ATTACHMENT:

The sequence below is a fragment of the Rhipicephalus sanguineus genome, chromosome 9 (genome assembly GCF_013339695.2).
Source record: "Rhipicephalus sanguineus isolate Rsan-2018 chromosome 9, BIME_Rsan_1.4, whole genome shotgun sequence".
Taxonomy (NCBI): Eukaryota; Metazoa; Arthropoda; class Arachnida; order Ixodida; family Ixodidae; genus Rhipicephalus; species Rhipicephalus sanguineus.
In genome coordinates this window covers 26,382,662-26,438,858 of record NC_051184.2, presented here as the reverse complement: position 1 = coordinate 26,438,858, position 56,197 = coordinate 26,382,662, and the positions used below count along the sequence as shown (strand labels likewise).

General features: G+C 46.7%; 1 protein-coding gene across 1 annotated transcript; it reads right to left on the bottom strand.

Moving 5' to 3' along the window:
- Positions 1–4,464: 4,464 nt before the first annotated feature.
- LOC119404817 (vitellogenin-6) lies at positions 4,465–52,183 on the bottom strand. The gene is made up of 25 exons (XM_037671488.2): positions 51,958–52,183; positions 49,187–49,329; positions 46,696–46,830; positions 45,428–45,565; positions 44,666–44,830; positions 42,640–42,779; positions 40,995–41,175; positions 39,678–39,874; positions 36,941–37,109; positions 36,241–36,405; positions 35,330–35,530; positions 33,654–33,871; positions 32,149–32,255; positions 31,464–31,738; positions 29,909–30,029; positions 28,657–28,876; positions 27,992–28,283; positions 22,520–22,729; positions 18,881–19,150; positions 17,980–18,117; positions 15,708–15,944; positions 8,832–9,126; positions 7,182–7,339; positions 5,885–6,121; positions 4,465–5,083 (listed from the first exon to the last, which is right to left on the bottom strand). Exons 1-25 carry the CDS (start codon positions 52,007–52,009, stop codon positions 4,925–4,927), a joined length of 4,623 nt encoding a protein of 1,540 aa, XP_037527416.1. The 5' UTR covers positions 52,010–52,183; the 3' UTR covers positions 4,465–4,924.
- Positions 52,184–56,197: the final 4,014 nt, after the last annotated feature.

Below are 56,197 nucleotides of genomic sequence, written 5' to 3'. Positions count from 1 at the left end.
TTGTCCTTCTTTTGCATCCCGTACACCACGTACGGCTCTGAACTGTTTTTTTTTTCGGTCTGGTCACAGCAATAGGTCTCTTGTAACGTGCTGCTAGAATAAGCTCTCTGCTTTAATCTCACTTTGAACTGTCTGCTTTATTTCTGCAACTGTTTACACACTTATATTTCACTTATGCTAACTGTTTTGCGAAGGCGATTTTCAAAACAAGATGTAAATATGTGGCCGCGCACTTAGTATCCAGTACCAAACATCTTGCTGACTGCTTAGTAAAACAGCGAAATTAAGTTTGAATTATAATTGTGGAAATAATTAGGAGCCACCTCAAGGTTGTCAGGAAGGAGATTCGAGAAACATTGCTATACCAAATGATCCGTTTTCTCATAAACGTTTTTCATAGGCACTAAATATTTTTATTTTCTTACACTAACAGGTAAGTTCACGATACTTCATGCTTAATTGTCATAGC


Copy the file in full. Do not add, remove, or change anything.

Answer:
The sequence below is a fragment of the Rhipicephalus sanguineus genome, chromosome 9 (genome assembly GCF_013339695.2).
Source record: "Rhipicephalus sanguineus isolate Rsan-2018 chromosome 9, BIME_Rsan_1.4, whole genome shotgun sequence".
Taxonomy (NCBI): Eukaryota; Metazoa; Arthropoda; class Arachnida; order Ixodida; family Ixodidae; genus Rhipicephalus; species Rhipicephalus sanguineus.
In genome coordinates this window covers 26,382,662-26,438,858 of record NC_051184.2, presented here as the reverse complement: position 1 = coordinate 26,438,858, position 56,197 = coordinate 26,382,662, and the positions used below count along the sequence as shown (strand labels likewise).

General features: G+C 46.7%; 1 protein-coding gene across 1 annotated transcript; it reads right to left on the bottom strand.

Moving 5' to 3' along the window:
- Positions 1–4,464: 4,464 nt before the first annotated feature.
- LOC119404817 (vitellogenin-6) lies at positions 4,465–52,183 on the bottom strand. The gene is made up of 25 exons (XM_037671488.2): positions 51,958–52,183; positions 49,187–49,329; positions 46,696–46,830; positions 45,428–45,565; positions 44,666–44,830; positions 42,640–42,779; positions 40,995–41,175; positions 39,678–39,874; positions 36,941–37,109; positions 36,241–36,405; positions 35,330–35,530; positions 33,654–33,871; positions 32,149–32,255; positions 31,464–31,738; positions 29,909–30,029; positions 28,657–28,876; positions 27,992–28,283; positions 22,520–22,729; positions 18,881–19,150; positions 17,980–18,117; positions 15,708–15,944; positions 8,832–9,126; positions 7,182–7,339; positions 5,885–6,121; positions 4,465–5,083 (listed from the first exon to the last, which is right to left on the bottom strand). Exons 1-25 carry the CDS (start codon positions 52,007–52,009, stop codon positions 4,925–4,927), a joined length of 4,623 nt encoding a protein of 1,540 aa, XP_037527416.1. The 5' UTR covers positions 52,010–52,183; the 3' UTR covers positions 4,465–4,924.
- Positions 52,184–56,197: the final 4,014 nt, after the last annotated feature.

Below are 56,197 nucleotides of genomic sequence, written 5' to 3'. Positions count from 1 at the left end.
TTGTCCTTCTTTTGCATCCCGTACACCACGTACGGCTCTGAACTGTTTTTTTTTTCGGTCTGGTCACAGCAATAGGTCTCTTGTAACGTGCTGCTAGAATAAGCTCTCTGCTTTAATCTCACTTTGAACTGTCTGCTTTATTTCTGCAACTGTTTACACACTTATATTTCACTTATGCTAACTGTTTTGCGAAGGCGATTTTCAAAACAAGATGTAAATATGTGGCCGCGCACTTAGTATCCAGTACCAAACATCTTGCTGACTGCTTAGTAAAACAGCGAAATTAAGTTTGAATTATAATTGTGGAAATAATTAGGAGCCACCTCAAGGTTGTCAGGAAGGAGATTCGAGAAACATTGCTATACCAAATGATCCGTTTTCTCATAAACGTTTTTCATAGGCACTAAATATTTTTATTTTCTTACACTAACAGGTAAGTTCACGATACTTCATGCTTAATTGTCATAGC